Once you identify a hidden belief that no longer serves you, create and affirmation which will pour into your mind the constructive opposite. Example for belief above: “I am worthy of all great things for my life because I am a wonderful person.” Or, “Every day, in every way, I am better and better.”

 

Identifying Negative Self-Talk (Handout 2)

Not sure if your self-talk is positive or negative? Here are some common forms of negative self-talk:

Filtering. You magnify the negative aspects of a situation and filter out all of the positive ones. For example, say you had a great day at school. You completed your tasks ahead of time and were complimented for doing a speedy and thorough job. But you forgot one minor step. That evening, you focus only on your oversight and forget about the compliments you received.

Personalizing. When something negative occurs, you automatically blame yourself. For example, you hear that an event with friends is canceled, and you assume that the change in plans is because no one wanted to be around you.

Catastrophizing. You automatically anticipate the worst. You spill a glass of milk on your lap at breakfast and you automatically think that the rest of your day will be a disaster.

Polarizing. You see things only as either good or bad, black or white. There is no middle ground. You feel that you have to be perfect or that you’re a total failure.

 

Exercises to Gain Awareness of Your Thoughts and Beliefs:

The Alarm Exercise: Setting an alarm every 30 minutes for a day is an effective way to “catch” your mind thinking. So often we are thinking negative thoughts unconsciously, this exercise will allow you to see what’s happening in your “thought life.” When the alarm goes off, take a moment to stop and look at the current thought you are having and write it down.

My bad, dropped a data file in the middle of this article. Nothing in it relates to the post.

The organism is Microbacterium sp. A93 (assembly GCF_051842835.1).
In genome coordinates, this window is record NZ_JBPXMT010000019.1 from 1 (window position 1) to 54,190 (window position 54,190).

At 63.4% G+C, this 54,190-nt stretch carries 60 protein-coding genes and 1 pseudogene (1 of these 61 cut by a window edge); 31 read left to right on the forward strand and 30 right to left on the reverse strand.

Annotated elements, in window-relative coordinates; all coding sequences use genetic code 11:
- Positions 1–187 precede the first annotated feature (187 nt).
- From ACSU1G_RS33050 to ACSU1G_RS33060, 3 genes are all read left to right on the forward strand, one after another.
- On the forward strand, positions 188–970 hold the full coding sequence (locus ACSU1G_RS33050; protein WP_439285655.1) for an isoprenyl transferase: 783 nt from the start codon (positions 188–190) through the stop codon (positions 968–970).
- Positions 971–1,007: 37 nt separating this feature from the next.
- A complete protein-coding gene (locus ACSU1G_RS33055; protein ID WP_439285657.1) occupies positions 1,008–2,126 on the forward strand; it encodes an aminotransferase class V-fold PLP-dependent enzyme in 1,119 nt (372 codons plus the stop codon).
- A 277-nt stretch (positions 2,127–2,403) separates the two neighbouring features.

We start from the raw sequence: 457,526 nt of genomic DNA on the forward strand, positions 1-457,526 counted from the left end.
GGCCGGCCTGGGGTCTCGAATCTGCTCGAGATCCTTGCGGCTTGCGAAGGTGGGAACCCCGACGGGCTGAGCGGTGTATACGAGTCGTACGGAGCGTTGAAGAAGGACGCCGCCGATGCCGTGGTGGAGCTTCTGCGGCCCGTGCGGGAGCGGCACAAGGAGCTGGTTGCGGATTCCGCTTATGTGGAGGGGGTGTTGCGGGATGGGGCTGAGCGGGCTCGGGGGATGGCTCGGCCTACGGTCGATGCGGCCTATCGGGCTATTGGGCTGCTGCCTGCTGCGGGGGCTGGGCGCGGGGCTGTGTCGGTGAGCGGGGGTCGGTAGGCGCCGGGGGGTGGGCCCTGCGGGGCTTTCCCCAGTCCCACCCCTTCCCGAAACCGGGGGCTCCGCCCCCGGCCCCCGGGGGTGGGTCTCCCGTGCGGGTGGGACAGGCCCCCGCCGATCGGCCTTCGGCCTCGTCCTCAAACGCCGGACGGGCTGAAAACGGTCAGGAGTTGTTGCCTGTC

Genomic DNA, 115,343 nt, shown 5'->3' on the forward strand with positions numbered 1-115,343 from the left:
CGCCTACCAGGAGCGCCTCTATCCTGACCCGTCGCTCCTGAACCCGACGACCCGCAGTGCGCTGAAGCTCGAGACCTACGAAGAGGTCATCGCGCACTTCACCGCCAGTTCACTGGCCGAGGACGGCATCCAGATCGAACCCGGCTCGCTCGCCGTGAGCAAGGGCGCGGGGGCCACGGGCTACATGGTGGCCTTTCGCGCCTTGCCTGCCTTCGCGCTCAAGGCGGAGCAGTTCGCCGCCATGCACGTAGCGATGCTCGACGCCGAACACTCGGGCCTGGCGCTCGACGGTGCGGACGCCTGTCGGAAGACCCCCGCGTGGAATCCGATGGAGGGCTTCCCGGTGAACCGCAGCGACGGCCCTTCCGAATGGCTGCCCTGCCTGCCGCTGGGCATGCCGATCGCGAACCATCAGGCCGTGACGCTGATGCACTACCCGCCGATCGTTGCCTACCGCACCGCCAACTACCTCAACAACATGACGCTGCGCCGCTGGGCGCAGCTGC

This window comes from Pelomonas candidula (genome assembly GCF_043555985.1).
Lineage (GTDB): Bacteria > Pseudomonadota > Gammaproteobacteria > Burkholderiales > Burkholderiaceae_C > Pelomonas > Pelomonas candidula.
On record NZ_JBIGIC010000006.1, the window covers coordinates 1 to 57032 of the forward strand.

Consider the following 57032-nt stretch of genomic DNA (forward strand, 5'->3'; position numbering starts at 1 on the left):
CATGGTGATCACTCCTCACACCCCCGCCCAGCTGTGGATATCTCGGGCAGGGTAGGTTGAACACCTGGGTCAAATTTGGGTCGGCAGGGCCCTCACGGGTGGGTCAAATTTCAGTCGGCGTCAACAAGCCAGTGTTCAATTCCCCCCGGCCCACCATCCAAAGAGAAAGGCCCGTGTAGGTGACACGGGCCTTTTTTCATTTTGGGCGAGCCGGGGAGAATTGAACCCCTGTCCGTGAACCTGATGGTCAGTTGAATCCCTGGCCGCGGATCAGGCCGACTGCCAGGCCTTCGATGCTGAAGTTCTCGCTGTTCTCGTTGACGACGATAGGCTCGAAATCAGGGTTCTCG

At the end of the day pick one negative thought or belief you want to go to work on and follow the instructions from the “Creating Affirmations” worksheet. When you create an affirmation for the thought or belief you’ve chosen, you may see in time that it will have a positive effect on other areas of your life as well as the other negative thoughts you’ve written down.

Mindfulness Meditation: This type of meditation is based on being mindful of thoughts, or having an increased awareness of living in the present moment. (Out of thoughts of fear of the future and regret of the past.) Start with 2 minutes a day and build slowly to 10 or 20. In a quiet place close your eyes and focus on the flow of your breath. Say to yourself, “I’m breathing in, I’m breathing out.” If your mind wanders gently bring your attention back to your breathing. You can observe your thoughts and emotions but let them pass without judgment. By cultivating mindfulness, you allow yourself to hear even the subtlest messages from the unconscious. You become aware and awakened to thoughts that are hidden. This practice can be challenging but provides the most benefit not only to your awareness of thoughts but also to your health and peace of mind. Journey of Awakening: A Meditator’s Guidebook by Ram Dass is the classic guide to inner development and is an excellent source of information on the subject of meditation.